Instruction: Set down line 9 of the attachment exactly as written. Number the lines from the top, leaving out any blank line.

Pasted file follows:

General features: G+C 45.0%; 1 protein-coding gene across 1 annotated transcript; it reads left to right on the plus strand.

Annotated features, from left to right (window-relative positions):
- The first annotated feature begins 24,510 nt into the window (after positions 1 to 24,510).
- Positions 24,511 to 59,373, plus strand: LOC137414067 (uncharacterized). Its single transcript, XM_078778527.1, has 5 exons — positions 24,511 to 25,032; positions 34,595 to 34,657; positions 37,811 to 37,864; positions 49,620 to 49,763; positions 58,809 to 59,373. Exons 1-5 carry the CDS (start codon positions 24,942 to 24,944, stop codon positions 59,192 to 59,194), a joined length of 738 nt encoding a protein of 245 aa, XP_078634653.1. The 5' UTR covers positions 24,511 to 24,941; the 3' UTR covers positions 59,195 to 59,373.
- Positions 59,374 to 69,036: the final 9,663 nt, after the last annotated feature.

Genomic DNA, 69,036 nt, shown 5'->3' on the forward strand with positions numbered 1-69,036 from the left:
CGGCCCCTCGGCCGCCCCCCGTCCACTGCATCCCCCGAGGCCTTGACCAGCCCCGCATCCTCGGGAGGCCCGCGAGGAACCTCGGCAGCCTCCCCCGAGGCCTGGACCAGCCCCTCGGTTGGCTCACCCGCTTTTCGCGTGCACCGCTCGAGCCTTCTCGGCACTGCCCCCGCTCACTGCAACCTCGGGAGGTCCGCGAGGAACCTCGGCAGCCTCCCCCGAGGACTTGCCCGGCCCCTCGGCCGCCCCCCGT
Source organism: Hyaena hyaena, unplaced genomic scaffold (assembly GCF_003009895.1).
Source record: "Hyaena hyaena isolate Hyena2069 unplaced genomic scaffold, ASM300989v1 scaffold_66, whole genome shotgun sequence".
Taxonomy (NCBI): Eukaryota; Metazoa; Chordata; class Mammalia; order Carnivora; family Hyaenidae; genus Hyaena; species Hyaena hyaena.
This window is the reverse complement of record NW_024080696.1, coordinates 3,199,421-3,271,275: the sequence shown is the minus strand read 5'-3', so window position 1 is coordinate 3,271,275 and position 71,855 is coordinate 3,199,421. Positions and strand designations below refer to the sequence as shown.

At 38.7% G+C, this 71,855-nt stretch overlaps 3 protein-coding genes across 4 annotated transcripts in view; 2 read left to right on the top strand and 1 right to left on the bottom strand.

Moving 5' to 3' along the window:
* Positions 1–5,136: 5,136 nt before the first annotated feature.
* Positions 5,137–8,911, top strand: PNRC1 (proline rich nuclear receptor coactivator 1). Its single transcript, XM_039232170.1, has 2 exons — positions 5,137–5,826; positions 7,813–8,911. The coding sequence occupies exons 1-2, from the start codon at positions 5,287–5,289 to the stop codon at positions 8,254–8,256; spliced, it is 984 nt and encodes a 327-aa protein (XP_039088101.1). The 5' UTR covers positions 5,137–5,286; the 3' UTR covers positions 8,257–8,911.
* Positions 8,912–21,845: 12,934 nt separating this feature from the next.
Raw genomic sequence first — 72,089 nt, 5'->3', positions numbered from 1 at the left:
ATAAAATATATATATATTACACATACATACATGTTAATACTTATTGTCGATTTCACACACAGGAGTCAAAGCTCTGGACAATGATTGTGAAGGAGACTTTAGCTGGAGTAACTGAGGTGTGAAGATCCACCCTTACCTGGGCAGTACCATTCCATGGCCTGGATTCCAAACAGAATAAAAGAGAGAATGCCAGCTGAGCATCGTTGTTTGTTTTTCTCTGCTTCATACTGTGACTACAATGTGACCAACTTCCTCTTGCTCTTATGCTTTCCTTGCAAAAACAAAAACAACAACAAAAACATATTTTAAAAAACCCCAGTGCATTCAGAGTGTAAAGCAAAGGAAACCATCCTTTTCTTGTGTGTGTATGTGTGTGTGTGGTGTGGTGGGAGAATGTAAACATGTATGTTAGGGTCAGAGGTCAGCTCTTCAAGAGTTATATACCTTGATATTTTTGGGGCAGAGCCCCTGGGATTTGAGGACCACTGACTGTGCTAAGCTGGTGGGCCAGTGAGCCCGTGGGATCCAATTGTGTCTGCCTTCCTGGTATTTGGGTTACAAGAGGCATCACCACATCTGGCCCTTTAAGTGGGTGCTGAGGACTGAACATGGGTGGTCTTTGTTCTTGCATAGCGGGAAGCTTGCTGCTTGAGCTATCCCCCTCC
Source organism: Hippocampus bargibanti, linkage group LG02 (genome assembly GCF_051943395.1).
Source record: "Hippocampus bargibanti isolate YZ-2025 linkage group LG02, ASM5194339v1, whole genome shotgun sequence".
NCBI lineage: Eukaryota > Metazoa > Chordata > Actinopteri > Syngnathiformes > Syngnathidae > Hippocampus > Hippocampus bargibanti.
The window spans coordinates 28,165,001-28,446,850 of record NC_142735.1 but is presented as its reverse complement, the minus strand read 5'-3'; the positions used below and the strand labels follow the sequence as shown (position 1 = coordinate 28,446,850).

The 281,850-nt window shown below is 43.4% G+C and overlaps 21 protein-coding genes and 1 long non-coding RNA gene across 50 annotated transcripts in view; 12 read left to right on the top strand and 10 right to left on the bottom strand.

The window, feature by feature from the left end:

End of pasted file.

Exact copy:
Source record: "Hyaena hyaena isolate Hyena2069 unplaced genomic scaffold, ASM300989v1 scaffold_66, whole genome shotgun sequence".